•   Article   •   4 mins

Transforming Learning Across Healthcare Organizations

Healthcare professionals have always been expected to stay up to date with new medical information. But when COVID-19 hit, the ways in which they learned had to change suddenly — and L&D teams led the way.

While the world largely shut down, healthcare workers continued to work long hours filled with mental and physical stress as well as daily life-or-death situations. A need for new knowledge, especially regarding the coronavirus, surged. And the traditional in-person learning format healthcare organizations often relied on was no longer a safe option. 

How did L&D professionals in healthcare help their people adapt to this change?

Experts from Fraser Health Authority and UnitedHealth Group shared their strategies during our recent Curing the Healthcare Skills Gap webinar. Leading an engaging discussion, Degreed Chief Learning Strategist Annee Bayeux uncovered how these organizations excelled despite the difficulties of the past two years.

Here’s what these organizations did, and what you can do too:

Prioritize a Better Learning Culture

A lack of time for professional development is one of the biggest obstacles to learning, according to our recent How the Workforce Learns report. 

To help address that challenge, you can shift your people to a learning-focused mindset. It isn’t easy, but when Deborah Wiest, Vice President of Learning and Development at UnitedHealth Group, sees concerns about time arising in her organization, she offers a thoughtful response: “Everyone has time. We all have time. How are you choosing to spend it?”

What are your biggest obstacles to job-related learning or professional development?

Learning leaders are powerful forces in guiding culture change. If people don’t feel time spent learning is valued by their company and team, they likely won’t make time to do it, Wiest said.

A positive learning culture embraces multiple learning methods, not only virtual options. At Fraser, learning leaders expanded beyond online learning, especially among frontline workers, said Daryl Page, Leader of People Development. The organization now sets aside time in morning huddles for workers to share new knowledge with colleagues and team leads. 

Giving teams time to share their learnings during the workday shows people their organization prioritizes and encourages their learning, which helps create a more positive learning culture.

Acclimate People to Self-Guided Learning

A major change that occurred due to the pandemic was a swift shift of focus to virtual learning options. The need created an exciting opportunity for healthcare organizations — especially those lagging behind in technology — to “leapfrog into a different paradigm of learning,” said Gabriele Cuff, Director of Leadership and Talent at Fraser Health Authority.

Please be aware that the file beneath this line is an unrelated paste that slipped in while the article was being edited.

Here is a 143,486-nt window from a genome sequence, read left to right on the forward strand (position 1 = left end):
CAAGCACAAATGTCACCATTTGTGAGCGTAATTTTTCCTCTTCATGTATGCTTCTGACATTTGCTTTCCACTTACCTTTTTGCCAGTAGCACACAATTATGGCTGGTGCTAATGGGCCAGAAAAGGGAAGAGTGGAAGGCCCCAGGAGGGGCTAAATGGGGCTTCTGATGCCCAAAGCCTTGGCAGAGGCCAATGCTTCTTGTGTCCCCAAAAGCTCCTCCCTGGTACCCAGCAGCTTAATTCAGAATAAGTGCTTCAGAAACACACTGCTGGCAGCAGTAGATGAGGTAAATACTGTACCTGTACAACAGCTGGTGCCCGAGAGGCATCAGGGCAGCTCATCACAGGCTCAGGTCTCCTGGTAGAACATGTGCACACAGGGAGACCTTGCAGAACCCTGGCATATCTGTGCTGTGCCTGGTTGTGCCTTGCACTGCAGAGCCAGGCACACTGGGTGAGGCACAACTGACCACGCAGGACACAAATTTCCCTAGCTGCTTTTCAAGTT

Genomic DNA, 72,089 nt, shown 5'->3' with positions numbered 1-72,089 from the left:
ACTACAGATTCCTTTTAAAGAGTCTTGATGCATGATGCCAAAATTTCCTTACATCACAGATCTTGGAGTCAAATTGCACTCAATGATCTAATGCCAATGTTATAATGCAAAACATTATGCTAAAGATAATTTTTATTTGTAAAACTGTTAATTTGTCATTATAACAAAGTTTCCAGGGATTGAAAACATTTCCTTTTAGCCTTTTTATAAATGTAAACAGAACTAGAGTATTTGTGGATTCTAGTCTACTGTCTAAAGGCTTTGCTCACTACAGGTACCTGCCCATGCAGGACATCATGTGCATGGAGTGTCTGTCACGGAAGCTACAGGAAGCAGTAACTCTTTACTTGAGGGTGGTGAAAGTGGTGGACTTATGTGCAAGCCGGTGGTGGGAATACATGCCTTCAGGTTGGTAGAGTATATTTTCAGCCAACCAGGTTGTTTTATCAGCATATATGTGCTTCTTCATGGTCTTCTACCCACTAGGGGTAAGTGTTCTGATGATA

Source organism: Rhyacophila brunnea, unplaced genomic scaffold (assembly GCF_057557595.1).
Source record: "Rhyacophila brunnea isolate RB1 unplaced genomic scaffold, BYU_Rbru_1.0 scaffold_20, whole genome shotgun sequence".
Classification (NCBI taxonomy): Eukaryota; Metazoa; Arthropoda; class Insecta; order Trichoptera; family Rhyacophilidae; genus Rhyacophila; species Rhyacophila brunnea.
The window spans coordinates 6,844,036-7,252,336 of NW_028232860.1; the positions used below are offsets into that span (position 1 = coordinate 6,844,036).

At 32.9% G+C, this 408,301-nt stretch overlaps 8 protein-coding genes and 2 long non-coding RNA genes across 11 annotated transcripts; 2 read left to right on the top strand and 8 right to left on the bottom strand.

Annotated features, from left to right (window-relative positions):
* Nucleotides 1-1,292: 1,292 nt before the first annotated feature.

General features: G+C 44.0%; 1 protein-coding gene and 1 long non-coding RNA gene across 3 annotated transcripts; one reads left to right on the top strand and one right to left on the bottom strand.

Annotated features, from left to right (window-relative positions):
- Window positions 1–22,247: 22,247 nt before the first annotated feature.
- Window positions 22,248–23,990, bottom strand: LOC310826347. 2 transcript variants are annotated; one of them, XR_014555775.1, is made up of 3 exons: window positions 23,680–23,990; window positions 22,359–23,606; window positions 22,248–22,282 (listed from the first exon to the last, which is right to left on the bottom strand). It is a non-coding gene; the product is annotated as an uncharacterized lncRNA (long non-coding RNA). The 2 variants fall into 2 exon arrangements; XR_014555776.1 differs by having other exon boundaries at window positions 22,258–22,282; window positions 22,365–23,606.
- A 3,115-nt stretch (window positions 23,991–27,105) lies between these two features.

Easing the transition to virtual, self-guided learning also changed the role of L&D professionals in healthcare. At Fraser, the learning team tried a new tactic to help people acclimate. They now provide managers with content-based questions to ask their teams, which encourages conversational learning.

“We’re just curating the path, and they’re actually hosting the conversations,” Page said.

In a positive learning culture with help from managers, promoters seek out learning opportunities more.

L&D professionals weren’t the only ones who had to adapt to new ways of learning. Healthcare workers did too. They were used to learning teams providing them with the exact knowledge set they needed or wanted and are now adapting to serving themselves, Wiest said. 

Encourage Collaboration

While L&D professionals create and guide learning opportunities, there’s also a large social component they alone cannot provide. For example, development can come from experiential learning opportunities like mentorships, peer-to-peer discussions, special projects or stretch assignments.

“Developing people is everyone’s job,” Bayeux said.

To acknowledge the different ways people learn, the Fraser L&D team built collaboration into its strategy.

“We’ve shifted now to much more of that peer learning and connecting,” Page said. “So content is there, or they find it, and then we’re providing more opportunities for them to share with each other as opposed to it coming from us.”

Helping your people see what knowledge can look like in action can help them create better outcomes. And when that notion is prioritized, people start connecting to content in new and stimulating ways.

It’s true people need content. But, as you can see, great content alone won’t always encourage the learning and engagement people need to excel. 

“We want people to learn from each other, not just from content,” Bayeux said. “So we’re shifting from this focus on knowledge acquisition to actually creating an environment where knowledge actually comes from a lot of different places — from people, content and the experiences that we have.”

L&D professionals are using all these methods and more to help healthcare workers continue learning effectively in a timely manner. 

Want to Learn More?

This type of agility is something you can bring to your organization as well. For more details, reach out to a Degreed representative. We’d love to chat.

Watch the full webinar On Demand now

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